All meaningful practices require effort. In fact, much of the meaning comes from the effort. After (and while) working hard on projects, relationships, or creative endeavors, we feel satisfaction and contentment. Persistent practice reaps benefits.
In 2011, two years before I left academia, I embraced creativity. I took a poetry course, a self-portraiture class, and a path-finder tutorial that included daily writing and exploration. I dove into these experiences. They helped me understand and see myself differently. They awakened my heart.
On Saturday, after the farmer’s market, we sat on the back porch reading books. Currently, I’m rereading Pema Chödrön’s “When Things Fall Apart.” It’s the most dog-eared book in my library. I found it 20 years ago, while reading scads of self-help books. Pema’s words were so real and true.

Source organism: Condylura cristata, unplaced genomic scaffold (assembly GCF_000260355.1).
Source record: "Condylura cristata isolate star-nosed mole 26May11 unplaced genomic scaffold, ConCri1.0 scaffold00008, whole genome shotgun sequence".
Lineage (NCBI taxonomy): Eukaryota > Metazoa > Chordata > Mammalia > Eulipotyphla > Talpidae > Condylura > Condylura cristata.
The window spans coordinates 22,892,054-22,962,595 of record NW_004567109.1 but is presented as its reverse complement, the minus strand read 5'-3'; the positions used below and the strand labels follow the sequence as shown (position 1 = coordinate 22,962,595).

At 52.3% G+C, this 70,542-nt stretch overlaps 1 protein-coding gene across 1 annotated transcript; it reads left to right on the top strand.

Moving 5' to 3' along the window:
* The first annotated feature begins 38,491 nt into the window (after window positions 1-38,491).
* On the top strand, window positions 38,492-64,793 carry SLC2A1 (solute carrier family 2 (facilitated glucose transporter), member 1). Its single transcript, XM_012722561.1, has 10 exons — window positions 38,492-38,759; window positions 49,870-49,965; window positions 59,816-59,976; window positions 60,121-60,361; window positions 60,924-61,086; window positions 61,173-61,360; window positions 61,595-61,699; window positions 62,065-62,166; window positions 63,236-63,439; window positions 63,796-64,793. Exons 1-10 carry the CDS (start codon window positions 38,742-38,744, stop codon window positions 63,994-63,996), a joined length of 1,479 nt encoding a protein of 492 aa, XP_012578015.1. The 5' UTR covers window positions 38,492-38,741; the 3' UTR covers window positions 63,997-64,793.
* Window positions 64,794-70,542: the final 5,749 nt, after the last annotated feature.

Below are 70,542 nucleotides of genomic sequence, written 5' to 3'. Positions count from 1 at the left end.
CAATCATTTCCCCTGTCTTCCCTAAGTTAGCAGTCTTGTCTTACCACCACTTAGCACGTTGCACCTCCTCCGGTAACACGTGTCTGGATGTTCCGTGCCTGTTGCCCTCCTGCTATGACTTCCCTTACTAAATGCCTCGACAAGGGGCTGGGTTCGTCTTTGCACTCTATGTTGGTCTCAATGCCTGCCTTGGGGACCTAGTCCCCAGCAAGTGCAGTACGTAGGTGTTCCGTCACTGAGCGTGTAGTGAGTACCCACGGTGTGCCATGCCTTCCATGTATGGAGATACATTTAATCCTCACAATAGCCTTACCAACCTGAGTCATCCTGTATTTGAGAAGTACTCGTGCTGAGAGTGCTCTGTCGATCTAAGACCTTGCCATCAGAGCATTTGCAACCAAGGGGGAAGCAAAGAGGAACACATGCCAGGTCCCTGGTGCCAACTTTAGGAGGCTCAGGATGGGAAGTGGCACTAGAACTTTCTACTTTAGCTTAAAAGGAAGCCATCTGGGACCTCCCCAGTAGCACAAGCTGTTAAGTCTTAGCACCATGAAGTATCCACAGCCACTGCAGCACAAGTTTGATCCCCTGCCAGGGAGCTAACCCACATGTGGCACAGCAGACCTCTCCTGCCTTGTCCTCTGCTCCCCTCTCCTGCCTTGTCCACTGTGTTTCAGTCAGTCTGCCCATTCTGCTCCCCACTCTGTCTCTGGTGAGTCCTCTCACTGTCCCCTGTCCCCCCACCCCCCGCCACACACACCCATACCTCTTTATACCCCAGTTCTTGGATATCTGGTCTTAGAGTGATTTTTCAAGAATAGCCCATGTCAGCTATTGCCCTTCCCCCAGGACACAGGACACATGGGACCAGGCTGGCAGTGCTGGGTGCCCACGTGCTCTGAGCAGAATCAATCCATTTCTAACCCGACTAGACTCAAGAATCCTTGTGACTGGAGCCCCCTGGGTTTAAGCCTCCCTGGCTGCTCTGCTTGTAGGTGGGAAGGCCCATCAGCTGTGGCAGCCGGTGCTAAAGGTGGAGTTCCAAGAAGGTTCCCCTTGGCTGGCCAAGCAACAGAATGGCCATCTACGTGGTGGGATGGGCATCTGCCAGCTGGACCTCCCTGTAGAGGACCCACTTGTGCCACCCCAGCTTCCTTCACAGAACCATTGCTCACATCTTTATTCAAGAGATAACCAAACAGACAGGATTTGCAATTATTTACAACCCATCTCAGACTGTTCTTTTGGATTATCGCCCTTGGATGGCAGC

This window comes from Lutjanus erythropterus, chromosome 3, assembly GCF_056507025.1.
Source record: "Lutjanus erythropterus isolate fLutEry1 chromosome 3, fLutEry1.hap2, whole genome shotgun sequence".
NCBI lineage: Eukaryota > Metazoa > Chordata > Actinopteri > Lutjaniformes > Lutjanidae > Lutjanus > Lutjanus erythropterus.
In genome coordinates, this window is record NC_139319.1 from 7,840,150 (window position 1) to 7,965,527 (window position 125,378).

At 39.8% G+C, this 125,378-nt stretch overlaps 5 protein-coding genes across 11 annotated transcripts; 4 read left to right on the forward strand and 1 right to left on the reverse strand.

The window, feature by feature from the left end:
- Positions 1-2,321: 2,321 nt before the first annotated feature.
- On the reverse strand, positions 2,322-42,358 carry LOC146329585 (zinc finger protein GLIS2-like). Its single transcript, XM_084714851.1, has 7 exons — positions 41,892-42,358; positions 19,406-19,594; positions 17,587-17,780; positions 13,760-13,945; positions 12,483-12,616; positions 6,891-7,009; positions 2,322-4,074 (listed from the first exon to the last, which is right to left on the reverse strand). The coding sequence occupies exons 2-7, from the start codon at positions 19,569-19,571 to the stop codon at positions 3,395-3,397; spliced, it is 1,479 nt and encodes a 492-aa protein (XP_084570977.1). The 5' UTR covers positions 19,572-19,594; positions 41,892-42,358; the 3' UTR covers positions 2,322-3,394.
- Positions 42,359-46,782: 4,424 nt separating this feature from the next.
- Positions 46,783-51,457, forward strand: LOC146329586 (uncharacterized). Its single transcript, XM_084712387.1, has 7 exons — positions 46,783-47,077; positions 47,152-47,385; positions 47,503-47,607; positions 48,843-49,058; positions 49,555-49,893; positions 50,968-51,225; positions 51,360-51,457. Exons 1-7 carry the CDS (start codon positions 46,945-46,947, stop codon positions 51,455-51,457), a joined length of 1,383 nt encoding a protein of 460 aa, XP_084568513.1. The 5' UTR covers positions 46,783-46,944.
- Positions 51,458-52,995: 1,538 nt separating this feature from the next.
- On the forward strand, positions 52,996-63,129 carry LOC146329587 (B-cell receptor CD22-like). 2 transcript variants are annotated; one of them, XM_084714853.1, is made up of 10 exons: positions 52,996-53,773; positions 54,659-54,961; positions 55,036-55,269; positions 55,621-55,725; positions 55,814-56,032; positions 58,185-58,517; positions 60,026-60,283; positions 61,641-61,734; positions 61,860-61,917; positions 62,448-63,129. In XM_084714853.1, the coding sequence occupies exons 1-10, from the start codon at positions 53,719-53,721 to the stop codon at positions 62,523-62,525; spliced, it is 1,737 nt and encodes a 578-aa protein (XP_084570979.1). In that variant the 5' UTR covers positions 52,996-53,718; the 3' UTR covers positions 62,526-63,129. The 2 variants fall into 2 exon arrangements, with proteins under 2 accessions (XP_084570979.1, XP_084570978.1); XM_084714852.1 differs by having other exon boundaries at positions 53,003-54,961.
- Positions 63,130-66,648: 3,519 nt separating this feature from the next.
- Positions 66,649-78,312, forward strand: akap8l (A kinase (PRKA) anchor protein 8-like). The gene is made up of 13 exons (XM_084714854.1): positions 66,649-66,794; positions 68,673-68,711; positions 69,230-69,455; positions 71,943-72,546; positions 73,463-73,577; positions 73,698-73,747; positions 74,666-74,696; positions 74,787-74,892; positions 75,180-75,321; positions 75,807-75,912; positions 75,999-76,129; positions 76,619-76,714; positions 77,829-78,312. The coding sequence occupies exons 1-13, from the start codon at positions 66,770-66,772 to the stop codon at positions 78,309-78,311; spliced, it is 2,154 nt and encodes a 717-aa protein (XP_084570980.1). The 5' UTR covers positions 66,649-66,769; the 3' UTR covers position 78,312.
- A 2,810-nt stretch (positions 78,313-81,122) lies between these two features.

A story from my last year in academia: It's the first week of term, students wrangling to get into my over-enrolled classes. After a long day, I receive a phone call from my sister: "Dad's in the hospital. They think he had a stroke." I start sobbing. Jackie quickly replies, "Joy, he's okay. The doctors are doing more tests, but it's probably a mini-stroke. He's okay."
Twenty years ago, I would have characterized my mind as a “worrying mind.” I worried anytime Mark traveled. I worried anytime I was on a plane (fearing a crash). I had middle-of-the-night worries about work: Am I prepared for class? How will I complete this seemingly endless to-do list? Will I get tenure? What if I’m rejected?
Years ago, when I was working long hours, feeling stressed, and focused on externals, I declared, “I just need to let go.” A wise friend looked at me and noted: “Joy, you can’t, all of sudden, let go. What’s one small step you can take?”